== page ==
5757 Lankershim Blvd · North Hollywood, CA 91601 · Neighborhood: North Hollywood
One of the best kept secrets in LA, one that really shouldn’t be a secret at all, is Mofongos in North Hollywood. Serving up traditional Puerto Rican food, a cuisine that is already super hard to find in Los Angeles, they are located deep in North Hollywood on a semi-shady street just a bit away from the main downtown theater district.
I particularly like going there, when I’m missing my grandma or my mom’s home cooking. This place does a good job of representing the flavors of the island, staples like arroz con gandules, yucca frita, pollo guisado and of course a sizable variety of mofongo, the plantain based signature dish of Puerto Rico — imagine a mound of mashed plantains served up with a hearty portion of stewed seafood, pork, chicken or vegetables on top and sweet plantains (maduro) on the side. Sí, por favor!
I also especially love that you can get pasteles here (pictured above). These savory meat-filled “pies” are encased in a masa of platano and then wrapped in a banana leaf. Think of them as the Puerto Rican version of a tamale, only actually they are nothing like a tamale expect for the way they are prepared which is somewhat similar. Visually it doesn’t look like much, but if you want a true taste of a common Puerto Rican dish, especially around the holidays, then you must try it. Instead of corn as the masa, we use plantains, and instead of it being sweet, it’s savory and has a glossy sheen to it since the last step when cooking is to boil them.
Anybody from Puerto Rico knows what I’m talking about! It’s not for everyone, but it’s the sort of thing you you grew up eating on the island, or the Bronx, or in my case in my mom’s kitchen in Chicago! Since it’s a time consuming specialty dish, one doesn’t often make it for themselves. Done right, it’s the best!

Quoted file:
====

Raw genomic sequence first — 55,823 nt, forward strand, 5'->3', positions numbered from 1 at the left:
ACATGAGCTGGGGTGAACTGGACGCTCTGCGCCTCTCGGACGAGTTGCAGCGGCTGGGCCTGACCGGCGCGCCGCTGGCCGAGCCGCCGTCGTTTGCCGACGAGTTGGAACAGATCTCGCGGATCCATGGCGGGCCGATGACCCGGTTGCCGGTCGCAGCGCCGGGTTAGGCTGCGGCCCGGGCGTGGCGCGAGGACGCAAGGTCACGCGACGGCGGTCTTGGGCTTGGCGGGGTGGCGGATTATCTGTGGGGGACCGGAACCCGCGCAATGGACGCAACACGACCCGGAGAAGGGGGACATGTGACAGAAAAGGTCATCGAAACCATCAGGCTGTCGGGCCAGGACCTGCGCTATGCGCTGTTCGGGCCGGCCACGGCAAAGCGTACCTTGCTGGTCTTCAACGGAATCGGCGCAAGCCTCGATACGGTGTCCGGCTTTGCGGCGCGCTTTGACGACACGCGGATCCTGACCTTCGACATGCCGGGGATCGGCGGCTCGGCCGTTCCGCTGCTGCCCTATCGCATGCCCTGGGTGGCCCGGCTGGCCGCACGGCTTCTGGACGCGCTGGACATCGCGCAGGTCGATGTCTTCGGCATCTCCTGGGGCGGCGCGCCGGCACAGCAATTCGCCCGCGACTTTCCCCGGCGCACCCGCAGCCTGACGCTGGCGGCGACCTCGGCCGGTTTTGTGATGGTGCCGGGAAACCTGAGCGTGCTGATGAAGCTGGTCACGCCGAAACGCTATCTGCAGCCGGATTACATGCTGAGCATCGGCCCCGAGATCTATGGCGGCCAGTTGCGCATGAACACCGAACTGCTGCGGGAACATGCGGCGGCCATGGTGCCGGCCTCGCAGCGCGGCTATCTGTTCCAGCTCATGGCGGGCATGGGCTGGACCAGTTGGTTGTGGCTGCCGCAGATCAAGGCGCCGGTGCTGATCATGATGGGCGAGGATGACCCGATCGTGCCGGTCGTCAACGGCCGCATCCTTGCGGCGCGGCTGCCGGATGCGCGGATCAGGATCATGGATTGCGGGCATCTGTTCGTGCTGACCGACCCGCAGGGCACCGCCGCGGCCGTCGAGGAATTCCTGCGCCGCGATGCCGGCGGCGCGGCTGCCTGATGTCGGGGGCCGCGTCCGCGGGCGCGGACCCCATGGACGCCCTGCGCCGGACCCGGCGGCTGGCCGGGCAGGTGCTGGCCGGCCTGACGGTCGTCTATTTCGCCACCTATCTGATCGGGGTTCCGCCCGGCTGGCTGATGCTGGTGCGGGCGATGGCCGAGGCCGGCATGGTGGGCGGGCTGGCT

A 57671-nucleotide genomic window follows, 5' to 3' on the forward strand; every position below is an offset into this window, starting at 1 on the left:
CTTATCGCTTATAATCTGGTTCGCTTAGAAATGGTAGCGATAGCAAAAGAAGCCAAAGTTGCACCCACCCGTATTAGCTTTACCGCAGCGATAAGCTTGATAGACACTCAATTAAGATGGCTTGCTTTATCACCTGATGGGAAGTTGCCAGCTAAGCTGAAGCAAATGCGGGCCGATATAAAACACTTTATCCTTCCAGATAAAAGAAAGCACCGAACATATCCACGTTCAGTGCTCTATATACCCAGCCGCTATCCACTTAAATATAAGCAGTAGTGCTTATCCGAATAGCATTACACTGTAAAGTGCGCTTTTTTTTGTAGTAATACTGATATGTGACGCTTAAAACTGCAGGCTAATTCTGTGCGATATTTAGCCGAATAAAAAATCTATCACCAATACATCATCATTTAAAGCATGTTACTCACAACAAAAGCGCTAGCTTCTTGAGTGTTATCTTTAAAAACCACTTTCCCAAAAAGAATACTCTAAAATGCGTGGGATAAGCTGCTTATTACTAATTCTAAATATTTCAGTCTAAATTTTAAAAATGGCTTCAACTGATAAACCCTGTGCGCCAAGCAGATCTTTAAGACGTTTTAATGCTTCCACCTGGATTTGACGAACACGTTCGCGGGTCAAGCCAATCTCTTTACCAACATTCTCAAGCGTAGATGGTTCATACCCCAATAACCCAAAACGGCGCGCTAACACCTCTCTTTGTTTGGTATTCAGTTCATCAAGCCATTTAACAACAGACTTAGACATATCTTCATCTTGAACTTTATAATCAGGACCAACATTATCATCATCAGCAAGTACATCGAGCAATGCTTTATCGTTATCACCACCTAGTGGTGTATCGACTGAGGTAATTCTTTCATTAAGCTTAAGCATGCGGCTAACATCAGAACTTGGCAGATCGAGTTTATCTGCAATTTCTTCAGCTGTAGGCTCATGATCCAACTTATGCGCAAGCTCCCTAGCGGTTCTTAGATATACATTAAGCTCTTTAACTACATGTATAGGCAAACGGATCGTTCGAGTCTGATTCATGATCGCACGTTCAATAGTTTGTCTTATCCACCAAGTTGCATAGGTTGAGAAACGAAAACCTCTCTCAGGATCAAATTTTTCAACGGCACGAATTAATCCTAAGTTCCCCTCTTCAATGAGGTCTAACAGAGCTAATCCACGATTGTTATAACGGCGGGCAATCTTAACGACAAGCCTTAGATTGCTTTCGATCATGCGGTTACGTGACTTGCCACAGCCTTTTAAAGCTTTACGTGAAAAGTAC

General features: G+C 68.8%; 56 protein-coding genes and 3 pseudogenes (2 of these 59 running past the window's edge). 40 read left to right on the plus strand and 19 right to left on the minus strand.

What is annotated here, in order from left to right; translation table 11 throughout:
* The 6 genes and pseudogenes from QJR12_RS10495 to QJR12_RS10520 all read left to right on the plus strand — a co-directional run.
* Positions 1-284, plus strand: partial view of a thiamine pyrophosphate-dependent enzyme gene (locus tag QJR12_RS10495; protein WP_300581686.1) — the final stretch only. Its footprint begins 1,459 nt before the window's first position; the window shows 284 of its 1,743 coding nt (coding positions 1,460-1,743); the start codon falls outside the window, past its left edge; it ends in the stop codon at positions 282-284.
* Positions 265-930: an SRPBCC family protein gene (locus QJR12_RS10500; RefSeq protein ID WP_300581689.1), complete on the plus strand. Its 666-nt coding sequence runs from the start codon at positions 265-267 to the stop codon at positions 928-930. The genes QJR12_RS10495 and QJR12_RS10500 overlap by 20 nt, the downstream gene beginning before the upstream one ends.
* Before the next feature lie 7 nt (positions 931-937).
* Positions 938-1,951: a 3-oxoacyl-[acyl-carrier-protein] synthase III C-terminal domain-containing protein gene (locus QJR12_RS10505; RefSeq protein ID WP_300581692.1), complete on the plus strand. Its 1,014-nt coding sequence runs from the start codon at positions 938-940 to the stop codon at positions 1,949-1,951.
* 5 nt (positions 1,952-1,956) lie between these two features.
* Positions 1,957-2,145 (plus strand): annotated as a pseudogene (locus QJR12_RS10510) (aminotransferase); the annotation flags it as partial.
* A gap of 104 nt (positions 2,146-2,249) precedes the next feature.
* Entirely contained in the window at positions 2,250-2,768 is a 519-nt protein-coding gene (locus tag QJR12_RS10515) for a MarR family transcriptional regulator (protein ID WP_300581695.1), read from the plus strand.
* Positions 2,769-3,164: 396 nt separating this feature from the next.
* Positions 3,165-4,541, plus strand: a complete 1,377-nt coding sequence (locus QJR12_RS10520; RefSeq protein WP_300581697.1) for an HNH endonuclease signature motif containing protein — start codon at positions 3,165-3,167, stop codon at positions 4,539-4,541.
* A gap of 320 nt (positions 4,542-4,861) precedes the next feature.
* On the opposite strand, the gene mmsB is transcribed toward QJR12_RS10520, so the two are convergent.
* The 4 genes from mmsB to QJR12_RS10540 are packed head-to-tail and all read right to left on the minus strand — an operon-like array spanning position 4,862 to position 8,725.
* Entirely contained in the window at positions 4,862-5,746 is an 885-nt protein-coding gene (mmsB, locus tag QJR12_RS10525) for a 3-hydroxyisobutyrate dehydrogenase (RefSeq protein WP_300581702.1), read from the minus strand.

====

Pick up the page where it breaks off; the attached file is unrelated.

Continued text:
When my blogger friend, Shauna, aka The Minty mentioned that she wanted to check Mofongos out, I offered to introduce her to some the classic Puerto Rican dishes that I love. So, off we went to Mofongos.
We ordered: Pollo guisado (stewed chicken), papa relleno (lightly fried potatoes stuffed with meat), bacalaitos (fried salted cod fritters), platano maduro (fried yellow plantain), tostones (twice fried green plantain), and mofongo de lechón (mashed plantain with pork belly and shredded pork shoulder). Everything was spot on, especially, the mofongos.
I would have liked to try their flán but we simply ran out of room in our bellies. It’s easy to get carried away with the menu here. The waiter was kind enough to tell me when to stop ordering. I would have kept going and gotten everything off the menu!
I took a pastele de pollo home and a doggie bag of leftovers in hand. There is always leftovers from this place. Mmmm.
I like the cozy, comfortable atmosphere in here. Sure, its a tad divey, but it’s clean, spacious and they play salsa music over the speakers at a comfortable level. You can’t help but wiggle a little in your seat while you’re eating.
I always tend to chat it up with the servers here – it’s the Puerto Rican way after all. Shout out to Jasmine and Barnaby (a Puerto Rican and Dominican, respectively… that’s a good sign!). They tell me people drive up as far as San Diego to eat here. I guess I can’t complain about my 15 minute drive from WeHo.
A sampling of beverages (pictured below) which I asked for because I couldn’t remember which one I liked best. The server kindly obliged me. (below L to R) Horchata made of sesame seeds, Parcha (passion fruit) and Tamarindo, a Tamarind drink.
This place is authentic. It’s indeed legit. And as one of the very few restaurants repping Puerto Rican food in LA – and doing it right. We need to give them some love and support this local joint!
Never had it before? Think of Puerto Rican food as being like Cuban food – but a bit naughtier. Nice, but sexy. Not spicy, just down right, good home cooking from the islands.
A lot of my friends tell me, “Oh, yeah, I’ve been meaning to try that place but I didn’t know if it was good or not!” Well, I’m telling you now. It’s good. Go. And don’t forget to say “Gracias.”